What was true in 1988 seems even more true today. The fact is that CEOs today generally have an extremely cushy existence, complete with sycophantic subordinates, compliant boards, hired-gun attack-dog bankers and lawyers and, sadly, generally apathetic shareholders. The rise of indexing make the "agency problem" even worse. While "activists" are quick to be attacked by politicians as quick-buck artists who lack the ability to think "long term" (whatever that means), CEOs and others in the C-suite are virtually immune from outside criticism, while they quietly collect their millions (or tens of millions, depending on the size of the company) in yearly compensation. And if by chance a high-level corporate executive gets sued for mismanagement, they still have no consequences, since the company (meaning the shareholders) pick up the tab for their legal defense (of course, insurance companies pay the direct costs, but these are borne by all shareholders over time through D&O insurance premium increases).

Buffett continues with the critique as follows:

Another important, but seldom recognized, distinction between the boss and the foot soldier is that the CEO has no immediate superior whose performance is itself getting measured. The sales manager who retains a bunch of lemons in his sales force will soon be in hot water himself. It is in his immediate self-interest to promptly weed out his hiring mistakes. Otherwise, he himself may be weeded out. An office manager who has hired inept secretaries faces the same imperative. But the CEO’s boss is a Board of Directors that seldom measures itself and is infrequently held to account for substandard corporate performance. If the Board makes a mistake in hiring, and perpetuates that mistake, so what? Even if the company is taken over because of the mistake, the deal will probably bestow substantial benefits on the outgoing Board members. (The bigger they are, the softer they fall.) Finally, relations between the Board and the CEO are expected to be congenial. At board meetings, criticism of the CEO’s performance is often viewed as the social equivalent of belching. No such inhibitions restrain the office manager from critically evaluating the substandard typist.

Ironically, right after this spiel, Buffett dedicates a few words to praising Salomon CEO John Gutfreund, soon to be embroiled in a gigantic controversy that almost destroyed his firm (and Buffett's $700 million investment therein):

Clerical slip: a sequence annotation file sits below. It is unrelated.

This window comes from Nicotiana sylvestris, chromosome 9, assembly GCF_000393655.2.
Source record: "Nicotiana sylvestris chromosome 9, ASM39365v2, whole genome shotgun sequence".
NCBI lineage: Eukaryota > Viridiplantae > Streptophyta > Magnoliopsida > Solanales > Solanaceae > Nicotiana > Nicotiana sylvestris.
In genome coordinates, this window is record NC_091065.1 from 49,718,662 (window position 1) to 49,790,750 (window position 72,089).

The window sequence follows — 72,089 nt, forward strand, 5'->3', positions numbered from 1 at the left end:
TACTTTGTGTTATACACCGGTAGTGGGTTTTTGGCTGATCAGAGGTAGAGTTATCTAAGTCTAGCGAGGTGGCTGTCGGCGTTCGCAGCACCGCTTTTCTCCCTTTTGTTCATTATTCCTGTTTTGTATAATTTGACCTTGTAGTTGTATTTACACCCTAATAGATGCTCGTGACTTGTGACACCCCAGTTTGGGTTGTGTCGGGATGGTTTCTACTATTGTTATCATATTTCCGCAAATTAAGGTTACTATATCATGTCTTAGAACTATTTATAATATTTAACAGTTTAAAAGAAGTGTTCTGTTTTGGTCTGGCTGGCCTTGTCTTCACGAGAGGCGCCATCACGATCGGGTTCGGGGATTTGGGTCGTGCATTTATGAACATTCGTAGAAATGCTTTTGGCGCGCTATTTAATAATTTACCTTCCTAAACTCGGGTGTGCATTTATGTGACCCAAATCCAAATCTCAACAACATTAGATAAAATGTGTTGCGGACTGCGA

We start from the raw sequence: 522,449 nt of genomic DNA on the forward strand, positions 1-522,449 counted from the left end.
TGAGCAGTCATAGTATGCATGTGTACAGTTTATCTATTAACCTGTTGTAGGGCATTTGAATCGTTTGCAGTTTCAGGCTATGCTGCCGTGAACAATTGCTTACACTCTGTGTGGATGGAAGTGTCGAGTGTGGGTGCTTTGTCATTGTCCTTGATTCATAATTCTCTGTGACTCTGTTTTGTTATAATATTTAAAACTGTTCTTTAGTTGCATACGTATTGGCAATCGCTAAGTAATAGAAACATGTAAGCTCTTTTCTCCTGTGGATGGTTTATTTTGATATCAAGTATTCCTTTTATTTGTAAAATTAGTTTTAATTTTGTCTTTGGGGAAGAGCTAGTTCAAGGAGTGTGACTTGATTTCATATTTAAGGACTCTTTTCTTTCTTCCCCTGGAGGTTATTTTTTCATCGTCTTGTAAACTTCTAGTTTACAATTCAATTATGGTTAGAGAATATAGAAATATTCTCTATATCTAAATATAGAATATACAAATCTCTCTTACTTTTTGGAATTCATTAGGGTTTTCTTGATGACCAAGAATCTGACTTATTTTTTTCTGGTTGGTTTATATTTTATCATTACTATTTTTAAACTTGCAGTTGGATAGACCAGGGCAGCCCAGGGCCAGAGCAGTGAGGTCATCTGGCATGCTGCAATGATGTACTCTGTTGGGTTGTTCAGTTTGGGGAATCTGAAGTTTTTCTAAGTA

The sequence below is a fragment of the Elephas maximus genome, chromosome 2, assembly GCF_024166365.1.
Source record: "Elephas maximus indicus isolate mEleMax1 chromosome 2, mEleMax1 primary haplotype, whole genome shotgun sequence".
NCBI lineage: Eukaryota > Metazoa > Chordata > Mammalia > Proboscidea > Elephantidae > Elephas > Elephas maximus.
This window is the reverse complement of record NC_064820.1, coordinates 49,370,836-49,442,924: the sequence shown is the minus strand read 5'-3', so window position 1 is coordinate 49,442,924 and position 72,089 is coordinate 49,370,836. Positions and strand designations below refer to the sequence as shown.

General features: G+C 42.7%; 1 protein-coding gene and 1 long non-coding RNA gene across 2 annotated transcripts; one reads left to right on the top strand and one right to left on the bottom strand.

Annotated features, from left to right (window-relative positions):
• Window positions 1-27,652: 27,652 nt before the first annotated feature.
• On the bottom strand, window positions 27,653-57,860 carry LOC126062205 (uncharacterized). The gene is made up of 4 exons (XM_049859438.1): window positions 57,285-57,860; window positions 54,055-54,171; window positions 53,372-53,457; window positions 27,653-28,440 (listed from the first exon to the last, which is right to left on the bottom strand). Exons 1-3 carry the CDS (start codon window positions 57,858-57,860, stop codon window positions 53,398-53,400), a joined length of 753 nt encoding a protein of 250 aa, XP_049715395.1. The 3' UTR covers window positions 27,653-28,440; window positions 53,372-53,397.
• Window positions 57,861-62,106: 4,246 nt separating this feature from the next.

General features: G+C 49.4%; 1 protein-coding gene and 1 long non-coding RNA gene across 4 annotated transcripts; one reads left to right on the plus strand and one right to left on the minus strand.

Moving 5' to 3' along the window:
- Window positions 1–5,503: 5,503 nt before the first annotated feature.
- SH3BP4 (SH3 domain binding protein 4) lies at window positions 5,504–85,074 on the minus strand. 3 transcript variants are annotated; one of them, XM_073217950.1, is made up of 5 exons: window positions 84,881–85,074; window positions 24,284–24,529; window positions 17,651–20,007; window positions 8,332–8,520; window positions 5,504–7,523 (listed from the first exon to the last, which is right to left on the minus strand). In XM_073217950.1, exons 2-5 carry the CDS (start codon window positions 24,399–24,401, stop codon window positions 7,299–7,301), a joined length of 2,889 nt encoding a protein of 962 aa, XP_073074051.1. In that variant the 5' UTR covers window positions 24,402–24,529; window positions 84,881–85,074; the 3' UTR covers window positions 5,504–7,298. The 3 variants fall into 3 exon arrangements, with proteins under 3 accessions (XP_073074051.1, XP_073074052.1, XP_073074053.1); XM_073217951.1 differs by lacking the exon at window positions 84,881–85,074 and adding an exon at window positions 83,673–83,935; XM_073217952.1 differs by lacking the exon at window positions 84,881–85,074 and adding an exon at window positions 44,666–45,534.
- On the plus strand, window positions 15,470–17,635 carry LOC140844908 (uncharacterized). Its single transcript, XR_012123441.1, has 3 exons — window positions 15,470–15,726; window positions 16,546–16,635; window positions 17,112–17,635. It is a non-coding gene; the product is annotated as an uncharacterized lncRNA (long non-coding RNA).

The close association we have had with John Gutfreund, CEO of Salomon, during the past year has reinforced our admiration for him. But we continue to have no great insights about the near, intermediate or long-term economics of the investment banking business: This is not an industry in which it is easy to forecast future levels of profitability. We continue to believe that our conversion privilege could well have important value over the life of our preferred. However, the overwhelming portion of the preferred’s value resides in its fixed-income characteristics, not its equity characteristics.

Yikes. Well, at least he got the last sentence correct.


Buffett next discusses Berkshire's arbitrage activities in 1988, which produced a nifty pre-tax gain was about $78 million on average invested funds of about $147 million (ho hum, a >50% return, just another day at the office). He reminisces about his 1954 cocoa bean arbitrage (part of Buffett lore which I won't bother repeating here--one can read about in the 1988 letter and in greater detail at this link). Buffett summarizes how risk arbitrage works thusly:

To evaluate arbitrage situations you must answer four questions: (1) How likely is it that the promised event will indeed occur? (2) How long will your money be tied up? (3) What chance is there that something still better will transpire--a competing takeover bid, for example? and (4) What will happen if the event does not take place because of anti-trust action, financing glitches, etc.?

He then goes on to describe the Arcata Corp. arbitrage, which culminated in a huge payday in 1988, even though it began 7 years earlier. Basically it involved the value of a legal claim of the shareholders of Arcata against the government for an eminent domain taking. Based on the above 50%+ referenced arbitrage results in 1988, one would (correctly) guess that the legal claim paid off massively when it was finally decided: